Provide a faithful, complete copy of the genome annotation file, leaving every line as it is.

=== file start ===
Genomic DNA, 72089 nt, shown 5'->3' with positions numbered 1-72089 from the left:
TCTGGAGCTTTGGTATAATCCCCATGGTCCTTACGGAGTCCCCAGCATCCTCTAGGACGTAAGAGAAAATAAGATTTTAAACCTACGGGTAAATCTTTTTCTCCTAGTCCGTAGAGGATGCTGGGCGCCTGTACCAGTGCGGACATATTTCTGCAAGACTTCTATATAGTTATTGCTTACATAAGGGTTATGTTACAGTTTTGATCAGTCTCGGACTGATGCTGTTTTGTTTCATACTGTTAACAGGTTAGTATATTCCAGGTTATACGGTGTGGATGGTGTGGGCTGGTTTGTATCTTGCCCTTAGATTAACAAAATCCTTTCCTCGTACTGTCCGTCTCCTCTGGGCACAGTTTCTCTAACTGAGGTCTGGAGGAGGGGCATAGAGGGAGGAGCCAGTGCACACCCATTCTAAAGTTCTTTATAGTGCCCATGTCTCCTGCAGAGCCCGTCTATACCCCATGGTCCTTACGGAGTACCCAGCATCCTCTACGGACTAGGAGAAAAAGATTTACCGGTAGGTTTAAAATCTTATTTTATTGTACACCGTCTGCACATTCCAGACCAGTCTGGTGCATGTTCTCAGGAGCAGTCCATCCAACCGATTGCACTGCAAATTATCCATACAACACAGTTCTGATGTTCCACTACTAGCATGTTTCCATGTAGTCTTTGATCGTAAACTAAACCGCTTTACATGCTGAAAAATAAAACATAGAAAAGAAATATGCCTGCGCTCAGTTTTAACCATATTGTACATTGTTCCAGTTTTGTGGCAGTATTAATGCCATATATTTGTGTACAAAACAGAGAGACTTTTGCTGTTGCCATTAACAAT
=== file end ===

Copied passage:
Genomic DNA, 72089 nt, shown 5'->3' with positions numbered 1-72089 from the left:
TCTGGAGCTTTGGTATAATCCCCATGGTCCTTACGGAGTCCCCAGCATCCTCTAGGACGTAAGAGAAAATAAGATTTTAAACCTACGGGTAAATCTTTTTCTCCTAGTCCGTAGAGGATGCTGGGCGCCTGTACCAGTGCGGACATATTTCTGCAAGACTTCTATATAGTTATTGCTTACATAAGGGTTATGTTACAGTTTTGATCAGTCTCGGACTGATGCTGTTTTGTTTCATACTGTTAACAGGTTAGTATATTCCAGGTTATACGGTGTGGATGGTGTGGGCTGGTTTGTATCTTGCCCTTAGATTAACAAAATCCTTTCCTCGTACTGTCCGTCTCCTCTGGGCACAGTTTCTCTAACTGAGGTCTGGAGGAGGGGCATAGAGGGAGGAGCCAGTGCACACCCATTCTAAAGTTCTTTATAGTGCCCATGTCTCCTGCAGAGCCCGTCTATACCCCATGGTCCTTACGGAGTACCCAGCATCCTCTACGGACTAGGAGAAAAAGATTTACCGGTAGGTTTAAAATCTTATTTTATTGTACACCGTCTGCACATTCCAGACCAGTCTGGTGCATGTTCTCAGGAGCAGTCCATCCAACCGATTGCACTGCAAATTATCCATACAACACAGTTCTGATGTTCCACTACTAGCATGTTTCCATGTAGTCTTTGATCGTAAACTAAACCGCTTTACATGCTGAAAAATAAAACATAGAAAAGAAATATGCCTGCGCTCAGTTTTAACCATATTGTACATTGTTCCAGTTTTGTGGCAGTATTAATGCCATATATTTGTGTACAAAACAGAGAGACTTTTGCTGTTGCCATTAACAAT